However, the benefits are numerous, and various companies, both automotive and technology-based, are investing billions of dollars in the idea that our future on the road is more about of letting go of the wheel instead of taking it.
Real-World Innovation, Real-World Applications
Full vehicle automation may still be a sci-fi construct, but we should not ignore recent advances in self-driving technology.
As the automation levels spell out, many cars on today’s roads possess some degree of driver assistance or partial automation, which paves the way for future vehicles arriving with more and more self-driving systems.
The business of automotive automation, however, is a crowded field. No fewer than 20 different companies are working to move beyond our current technologies into genuine self-driving capabilities for the masses.
Four companies - Waymo, General Motors (GM), Daimler-Bosch, and Ford - are moving faster than the rest.
While each is well beyond the first few miles of innovation, Waymo, owned by Google parent Alphabet is the clear leader at this point.
Started in 2009 as a Google side project before splitting off as a separate entity in 2016, Waymo has logged over 8 million miles on public roads testing out its various self-driving technologies.
Most recently Waymo ordered well over a thousand Chrysler Pacifica minivans as part of its future level 4 driverless ride-haul fleet, which is set to roll out over the latter part of 2018 and throughout 2019.
For their part, GM and Daimler-Bosch (Daimler is the parent of Mercedes-Benz) are not allowing Waymo to drive off into the sunset.
GM’s Cruise AV, a level 4 design sans steering wheel, is in the petitioning stage with the US Department of Transportation (USDOT). Should the petition be successful, the company hopes to launch an armada of taxis across a handful of big cities by the end of 2019.
If successful, it would represent a large- scale deployment of self-driving cars as yet not seen on public streets.
Daimler, in a partnership with multinational auto supplier Bosch, is developing level 4 and level 5 automobiles by 2020. The initial launch, much like Waymo and GM, is in the realm of public transportation in the form of taxis.
Although the industry is still several years away from a viable showroom-ready model that exceeds level 3 automation, there is still much to gain from eventually removing the driver from the equation.
For example, Ford, and a few other companies have put their focus squarely on commercial vehicles, specifically commercial trucks. Ford set their current timeline for an initial launch of its truck fleet beginning in 2021 at the earliest.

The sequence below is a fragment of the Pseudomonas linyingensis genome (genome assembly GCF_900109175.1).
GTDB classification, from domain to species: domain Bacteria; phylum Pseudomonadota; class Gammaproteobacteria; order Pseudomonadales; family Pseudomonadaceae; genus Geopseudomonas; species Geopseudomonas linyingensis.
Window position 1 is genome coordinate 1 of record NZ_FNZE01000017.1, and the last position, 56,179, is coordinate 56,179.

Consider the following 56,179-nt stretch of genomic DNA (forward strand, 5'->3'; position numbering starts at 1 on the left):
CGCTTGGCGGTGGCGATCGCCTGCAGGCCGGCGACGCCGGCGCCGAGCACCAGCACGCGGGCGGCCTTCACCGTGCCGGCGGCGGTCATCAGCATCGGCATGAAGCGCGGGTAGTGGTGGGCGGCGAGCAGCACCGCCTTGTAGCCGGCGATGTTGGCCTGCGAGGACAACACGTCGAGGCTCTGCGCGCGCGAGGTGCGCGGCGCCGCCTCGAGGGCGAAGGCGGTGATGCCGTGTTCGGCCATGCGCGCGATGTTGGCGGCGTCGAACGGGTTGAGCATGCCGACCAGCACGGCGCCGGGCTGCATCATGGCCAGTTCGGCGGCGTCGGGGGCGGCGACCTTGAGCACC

Even with miles of testing and aggressive roll out dates within the next three years, one of the most significant concerns about self-driving cars is their safety.
In theory, reaching a fully autonomous transposition system would have a tremendous impact on overall safety, specifically from reducing the human factor that is often the cause of accidents.
Consider that according to the Insurance Institute for Highway Safety the U.S. had over 37,000 deaths related to fatal motor vehicle crashes in 2016, the most recent year stats are available.
Although development companies continue to rack up miles on public roads, we should note many companies achieve these miles on streets in tech haven San Francisco and flat, and relatively dry Tempe, AZ.
However, testing has branched out to Texas, Michigan, and Georgia, widening the scope of elements a driver less car would face, as well as unique driving styles that can also distinguish a region.
As tech companies and automakers continue to bridge the gap between level 2 autonomy and vehicles at levels 4 and 5, there will undoubtedly be growing pains, but once autonomous systems are perfected there will be little to stop the large-scale roll out to car buyers.
What Will the Future Hold?
Anyone who doubts the day will soon arrive when streets are teeming with driver less vehicles need only look back a decade.
In 2008, Apple was touting the iPhone 3 and introducing a small novelty shop called the App Store. Google was previewing the Chrome browser. Amazon, for its part, was in full sales mode on its late 2007 creation, the Kindle.
Although we will see autonomous taxi and trucking systems on roadways as early as 2018, many estimates predict low volumes of personal, self-driving vehicles rolling out in the mid-2020’s with a more substantial amount coming by 2030.
Maybe still be a few years off, it’s time to acclimate to the notion that self-driving cars are indeed coming.
Yes, the steps may be slow and initially limited in capacity to controlled environs like public transportation or service and delivery vehicles.
As with any innovation, though, once we clear the hurdles, reach the economies of scale, and fully embrace that the idea of autonomous vehicles will in fact work, the only real question after we successfully automate cars becomes, what’s next?